1) DSLR Camera
The Milky Way does not care what camera you have so brand is not important and neither is it important to be full frame such as the Nikon D610, Canon 5D or crop sensor such as the Nikon 3200 or Canon 1200D. Factors which will allow you to take pictures of the milky way are that the camera you use needs the “B” (Bulb) setting for use with the shutter release (see item 3) and variable ISO settings in the menu or on a button.
This is probably the most important item to have although some will argue that they have taken shots without one but for anyone starting out a good solid tripod is essential.
3) Shutter Release
This is one of those very important optional items as shutter times can be long
4) Hat, Gloves and a Thick Coat
The Milky Way. You have seen the stunning shots and don’t know how or you have tried to photograph it and failed, as I have many times. We can run through the basics here and when you have tried and had some good results maybe you will spend some time and take it further.
What is the Milky Way?
You have heard about the Milky Way maybe even seen it otherwise you would not be here looking how to photograph it. Our planet is in the arm of a spiral Galaxy like a whirlpool of planets and suns rotating around a central point. We have around 100 billion stars keeping us company as well as a whole load of gas and dust and only takes a mere 200 million years to rotate. When we look into the night sky looking for the Milky Way we are looking for the centre, which is the bright part due to the concentration of local stars and that is what we try to photograph. The NASA Website gives all the technical stuff on the bright colourful part of the sky if you want more detailed explanation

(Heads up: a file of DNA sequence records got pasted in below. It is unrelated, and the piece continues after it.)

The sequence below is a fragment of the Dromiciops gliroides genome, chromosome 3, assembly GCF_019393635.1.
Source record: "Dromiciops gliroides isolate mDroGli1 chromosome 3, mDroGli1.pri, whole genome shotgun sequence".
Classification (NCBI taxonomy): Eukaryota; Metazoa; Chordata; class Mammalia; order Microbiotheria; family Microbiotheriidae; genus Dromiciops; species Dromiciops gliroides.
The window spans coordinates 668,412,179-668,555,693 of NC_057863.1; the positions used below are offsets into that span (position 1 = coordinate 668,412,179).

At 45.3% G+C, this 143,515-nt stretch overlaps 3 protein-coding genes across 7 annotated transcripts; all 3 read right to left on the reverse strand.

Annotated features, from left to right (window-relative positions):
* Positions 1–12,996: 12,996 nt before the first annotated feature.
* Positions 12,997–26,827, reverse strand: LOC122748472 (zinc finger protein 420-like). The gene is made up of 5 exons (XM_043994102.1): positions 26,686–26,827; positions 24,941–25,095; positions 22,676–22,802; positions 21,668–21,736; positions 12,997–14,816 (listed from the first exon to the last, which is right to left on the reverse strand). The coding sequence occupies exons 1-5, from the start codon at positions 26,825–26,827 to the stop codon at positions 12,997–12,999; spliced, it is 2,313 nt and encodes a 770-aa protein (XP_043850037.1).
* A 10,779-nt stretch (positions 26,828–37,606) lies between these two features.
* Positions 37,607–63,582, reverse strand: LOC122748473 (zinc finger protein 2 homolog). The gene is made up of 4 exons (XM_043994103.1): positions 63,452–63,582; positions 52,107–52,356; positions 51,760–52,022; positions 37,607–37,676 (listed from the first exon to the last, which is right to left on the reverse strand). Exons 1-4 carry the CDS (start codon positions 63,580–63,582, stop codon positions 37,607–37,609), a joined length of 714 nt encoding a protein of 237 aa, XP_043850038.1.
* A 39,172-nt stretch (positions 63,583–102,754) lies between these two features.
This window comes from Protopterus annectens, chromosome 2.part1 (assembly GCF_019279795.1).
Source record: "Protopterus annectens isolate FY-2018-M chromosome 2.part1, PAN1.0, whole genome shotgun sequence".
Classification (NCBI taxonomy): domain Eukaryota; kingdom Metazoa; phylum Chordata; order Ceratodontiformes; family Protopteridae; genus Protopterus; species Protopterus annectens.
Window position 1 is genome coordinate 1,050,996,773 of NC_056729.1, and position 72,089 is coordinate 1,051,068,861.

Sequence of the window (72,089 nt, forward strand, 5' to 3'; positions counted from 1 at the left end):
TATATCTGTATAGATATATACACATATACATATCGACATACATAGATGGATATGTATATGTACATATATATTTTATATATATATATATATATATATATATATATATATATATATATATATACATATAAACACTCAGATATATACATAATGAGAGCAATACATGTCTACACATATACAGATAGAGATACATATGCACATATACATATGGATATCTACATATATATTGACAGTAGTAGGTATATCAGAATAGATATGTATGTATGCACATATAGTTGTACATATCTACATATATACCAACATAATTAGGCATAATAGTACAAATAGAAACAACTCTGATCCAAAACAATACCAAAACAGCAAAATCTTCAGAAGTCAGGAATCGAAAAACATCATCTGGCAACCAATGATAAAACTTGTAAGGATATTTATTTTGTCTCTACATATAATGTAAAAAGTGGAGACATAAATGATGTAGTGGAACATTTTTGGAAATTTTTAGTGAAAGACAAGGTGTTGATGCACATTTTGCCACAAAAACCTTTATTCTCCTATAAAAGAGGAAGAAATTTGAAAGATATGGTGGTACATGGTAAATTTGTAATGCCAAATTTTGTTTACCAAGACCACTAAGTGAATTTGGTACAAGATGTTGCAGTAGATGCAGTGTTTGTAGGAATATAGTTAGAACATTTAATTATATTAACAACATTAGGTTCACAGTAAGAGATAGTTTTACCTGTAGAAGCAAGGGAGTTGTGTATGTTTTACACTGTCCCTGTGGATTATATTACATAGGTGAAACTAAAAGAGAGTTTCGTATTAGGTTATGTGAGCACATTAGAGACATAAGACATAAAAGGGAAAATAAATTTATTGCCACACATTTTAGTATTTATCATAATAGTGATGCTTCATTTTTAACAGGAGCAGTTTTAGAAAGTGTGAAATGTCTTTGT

We all know that to take a picture we need to expose the sensor in the camera to light and it’s no different when we want to take a picture of the Milky Way, just a little different to what your used too with a few extra problems.
The first problem we encounter when we get out to take pictures of the Milky Way, or any star type picture is that its dark but that’s good and darker the better. Light from towns and villages or even the moon create “Light Pollution” which create a glow on any image we take or render it impossible to see If you can escape to the country side all the better but there are many pictures where the pollution has enhanced the image so it’s no excuse not to try.
Another killer for any “astro” photograph is cloud, so you have two options; being ready to go take the picture at very short notice when conditions are right or option two planning the trip looking at weather / cloud forecasts and hope they are right.
Our planet has a bit of a wobble as it spins which gives us the seasons with longer and shorter days but is also a cause in the Milky Way centre not always being visible at night with the “season ” being from mid March through to mid October .